Blue Origin's first sightseeing trip into space will include ultra-billionaire Jeff Bezos, his brother and the winner of a live auction who bid $28 million on Saturday for a seat on the ship next month.
Within four minutes of the open of Saturday's live phone auction, bids reached beyond $20 million. The bidding closed seven minutes after the auction began. The identity of the winner – presumably an ultra-wealthy space aficionado – was not immediately disclosed.
The July 20 launch of Blue Origin's New Shepard booster from West Texas would be a landmark moment as U.S. firms strive toward a new era of private commercial space travel.
Blue Origin's founder and Amazon.com Inc. executive Bezos, the world's second wealthiest man and a lifelong space enthusiast, has been racing against fellow aspiring billionaire aeronauts Richard Branson, who founded Virgin Galactic Holdings Inc., and Elon Musk, who started Space X, to be the first of the three to travel beyond Earth's atmosphere.
"To see the earth from space, changes you. It changes your relationship with this planet, with humanity," Bezos said in a video before the final bidding took place, adding that his brother Mark will join him on the trip.
As the month-long bidding process leading up to the live auction closed on Thursday, the winning figure stood at $4.8 million, fueled by entries from more than 6,000 people from at least 143 countries, Blue Origin said.
"Putting the world's richest man and one of the most recognized figures in business into space is a massive advertisement for space as a domain for exploration, industrialization and investment," Morgan Stanley analyst Adam Jonas told clients earlier this month.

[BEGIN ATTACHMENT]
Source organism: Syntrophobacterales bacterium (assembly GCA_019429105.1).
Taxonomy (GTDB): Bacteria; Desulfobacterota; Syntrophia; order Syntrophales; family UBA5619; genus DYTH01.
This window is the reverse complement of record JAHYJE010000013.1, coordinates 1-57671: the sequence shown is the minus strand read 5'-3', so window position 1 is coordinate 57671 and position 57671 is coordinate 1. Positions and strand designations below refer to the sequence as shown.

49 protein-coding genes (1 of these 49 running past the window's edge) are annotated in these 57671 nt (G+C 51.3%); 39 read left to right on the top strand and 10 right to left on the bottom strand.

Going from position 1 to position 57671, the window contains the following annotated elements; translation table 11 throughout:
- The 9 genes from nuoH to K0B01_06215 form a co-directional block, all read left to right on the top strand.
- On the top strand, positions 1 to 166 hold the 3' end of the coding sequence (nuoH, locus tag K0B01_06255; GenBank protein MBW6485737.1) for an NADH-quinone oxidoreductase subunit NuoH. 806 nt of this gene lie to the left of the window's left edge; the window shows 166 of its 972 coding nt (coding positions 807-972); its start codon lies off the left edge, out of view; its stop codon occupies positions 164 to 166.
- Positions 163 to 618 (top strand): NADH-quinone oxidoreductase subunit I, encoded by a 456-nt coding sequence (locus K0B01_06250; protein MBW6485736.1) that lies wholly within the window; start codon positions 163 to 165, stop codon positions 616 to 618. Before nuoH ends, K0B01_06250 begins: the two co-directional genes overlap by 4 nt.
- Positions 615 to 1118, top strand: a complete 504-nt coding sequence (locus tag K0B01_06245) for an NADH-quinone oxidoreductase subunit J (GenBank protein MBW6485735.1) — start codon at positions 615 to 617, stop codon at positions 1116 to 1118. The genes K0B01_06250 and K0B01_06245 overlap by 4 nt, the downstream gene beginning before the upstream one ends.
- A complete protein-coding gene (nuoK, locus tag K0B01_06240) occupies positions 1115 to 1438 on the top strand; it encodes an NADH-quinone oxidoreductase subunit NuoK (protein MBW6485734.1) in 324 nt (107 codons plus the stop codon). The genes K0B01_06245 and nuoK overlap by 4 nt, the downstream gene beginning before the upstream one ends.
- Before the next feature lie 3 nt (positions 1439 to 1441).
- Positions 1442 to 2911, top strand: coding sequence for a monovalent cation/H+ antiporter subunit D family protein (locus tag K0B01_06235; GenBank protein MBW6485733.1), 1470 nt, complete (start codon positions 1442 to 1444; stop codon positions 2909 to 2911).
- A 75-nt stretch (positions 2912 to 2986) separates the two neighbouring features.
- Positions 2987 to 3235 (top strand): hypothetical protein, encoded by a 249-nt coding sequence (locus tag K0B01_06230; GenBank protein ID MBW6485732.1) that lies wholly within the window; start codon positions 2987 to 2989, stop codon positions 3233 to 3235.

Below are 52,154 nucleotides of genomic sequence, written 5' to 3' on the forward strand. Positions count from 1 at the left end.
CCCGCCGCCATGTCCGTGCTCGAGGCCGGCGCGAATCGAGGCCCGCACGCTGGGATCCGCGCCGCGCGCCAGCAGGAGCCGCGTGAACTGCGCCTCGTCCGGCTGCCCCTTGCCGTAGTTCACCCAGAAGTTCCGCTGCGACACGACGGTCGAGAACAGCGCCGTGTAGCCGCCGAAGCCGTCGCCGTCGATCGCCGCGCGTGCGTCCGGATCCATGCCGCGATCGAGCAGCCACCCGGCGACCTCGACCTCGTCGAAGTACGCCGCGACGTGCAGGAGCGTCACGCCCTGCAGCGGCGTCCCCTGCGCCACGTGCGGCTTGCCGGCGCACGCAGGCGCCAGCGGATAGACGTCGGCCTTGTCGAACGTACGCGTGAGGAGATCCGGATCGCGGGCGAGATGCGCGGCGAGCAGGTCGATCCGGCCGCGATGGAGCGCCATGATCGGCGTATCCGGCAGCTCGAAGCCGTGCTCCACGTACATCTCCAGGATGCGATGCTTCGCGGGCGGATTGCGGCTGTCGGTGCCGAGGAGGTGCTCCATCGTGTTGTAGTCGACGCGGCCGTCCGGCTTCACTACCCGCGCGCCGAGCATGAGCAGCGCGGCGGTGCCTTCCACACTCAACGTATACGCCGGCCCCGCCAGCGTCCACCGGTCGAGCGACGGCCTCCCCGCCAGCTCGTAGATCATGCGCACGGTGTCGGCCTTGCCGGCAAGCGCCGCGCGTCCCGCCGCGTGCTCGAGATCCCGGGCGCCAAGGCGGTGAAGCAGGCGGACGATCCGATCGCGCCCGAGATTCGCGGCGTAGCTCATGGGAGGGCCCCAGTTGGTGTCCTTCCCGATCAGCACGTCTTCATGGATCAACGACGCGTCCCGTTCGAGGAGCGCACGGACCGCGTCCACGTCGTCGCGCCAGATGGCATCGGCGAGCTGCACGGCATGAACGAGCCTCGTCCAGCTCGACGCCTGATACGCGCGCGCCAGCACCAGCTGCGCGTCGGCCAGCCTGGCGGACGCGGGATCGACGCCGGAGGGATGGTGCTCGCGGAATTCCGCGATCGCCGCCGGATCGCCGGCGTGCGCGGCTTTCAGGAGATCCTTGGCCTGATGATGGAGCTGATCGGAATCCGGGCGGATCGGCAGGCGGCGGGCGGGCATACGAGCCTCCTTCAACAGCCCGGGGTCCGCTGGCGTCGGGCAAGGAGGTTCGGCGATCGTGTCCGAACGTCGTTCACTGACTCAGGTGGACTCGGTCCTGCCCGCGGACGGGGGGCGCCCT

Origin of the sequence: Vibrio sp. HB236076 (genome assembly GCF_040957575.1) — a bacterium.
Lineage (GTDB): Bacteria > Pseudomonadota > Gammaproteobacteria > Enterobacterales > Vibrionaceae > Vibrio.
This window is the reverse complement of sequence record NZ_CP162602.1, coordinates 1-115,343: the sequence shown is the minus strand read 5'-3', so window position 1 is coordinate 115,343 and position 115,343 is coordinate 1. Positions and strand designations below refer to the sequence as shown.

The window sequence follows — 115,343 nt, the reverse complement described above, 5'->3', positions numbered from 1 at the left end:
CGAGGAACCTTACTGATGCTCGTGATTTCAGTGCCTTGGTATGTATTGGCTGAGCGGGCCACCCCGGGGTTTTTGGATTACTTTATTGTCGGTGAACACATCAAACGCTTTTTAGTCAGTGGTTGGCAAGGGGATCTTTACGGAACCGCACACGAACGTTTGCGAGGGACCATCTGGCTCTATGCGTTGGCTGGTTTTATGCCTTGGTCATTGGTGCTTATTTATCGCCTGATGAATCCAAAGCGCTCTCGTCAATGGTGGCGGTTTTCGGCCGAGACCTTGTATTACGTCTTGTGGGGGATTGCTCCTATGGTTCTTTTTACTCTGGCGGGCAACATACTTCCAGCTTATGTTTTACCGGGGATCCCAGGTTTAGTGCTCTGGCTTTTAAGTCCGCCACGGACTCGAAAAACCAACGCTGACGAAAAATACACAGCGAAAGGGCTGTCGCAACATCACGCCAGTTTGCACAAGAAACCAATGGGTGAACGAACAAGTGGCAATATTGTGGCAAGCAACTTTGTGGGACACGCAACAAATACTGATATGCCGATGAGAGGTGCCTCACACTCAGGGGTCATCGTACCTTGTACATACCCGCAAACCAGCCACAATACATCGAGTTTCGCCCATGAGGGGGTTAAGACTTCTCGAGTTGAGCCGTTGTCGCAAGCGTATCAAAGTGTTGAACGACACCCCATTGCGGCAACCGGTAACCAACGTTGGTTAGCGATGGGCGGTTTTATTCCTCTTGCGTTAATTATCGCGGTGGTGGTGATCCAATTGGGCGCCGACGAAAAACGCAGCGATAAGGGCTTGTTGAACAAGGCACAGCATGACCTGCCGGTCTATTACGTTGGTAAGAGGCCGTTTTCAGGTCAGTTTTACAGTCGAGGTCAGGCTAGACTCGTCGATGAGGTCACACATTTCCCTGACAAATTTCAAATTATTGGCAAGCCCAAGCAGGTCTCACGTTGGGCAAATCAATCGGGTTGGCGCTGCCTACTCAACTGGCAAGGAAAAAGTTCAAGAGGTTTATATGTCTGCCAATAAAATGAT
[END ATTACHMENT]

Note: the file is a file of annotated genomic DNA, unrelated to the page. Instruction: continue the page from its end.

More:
While the funds raised from the event are earmarked for charity, Blue Origin is hoping to galvanize enthusiasm for its nascent suborbital tourism business.
However, Branson may attempt to steal Bezos' thunder by joining a possible test flight to the edge of space over the July 4 weekend aboard Virgin's VSS Unity spaceplane, one person familiar with the matter said.
The race is fueled by optimism that space travel will become mainstream as nascent technology is proven and costs fall, fueling what UBS estimates could be a $3 billion annual tourism market by 2030.
Blue Origin and Virgin Galactic, as well as Musk's SpaceX, have also discussed using their rockets to link far-flung global cities. UBS says that the long-haul travel market could be worth more than $20 billion, though several barriers such as air-safety certification could derail the plans.
Blue Origin has not divulged its pricing strategy for future trips.
Reuters reported in 2018 that Blue Origin was planning to charge passengers at least $200,000 for the ride, based on a market study and other considerations, though its thinking may have changed.
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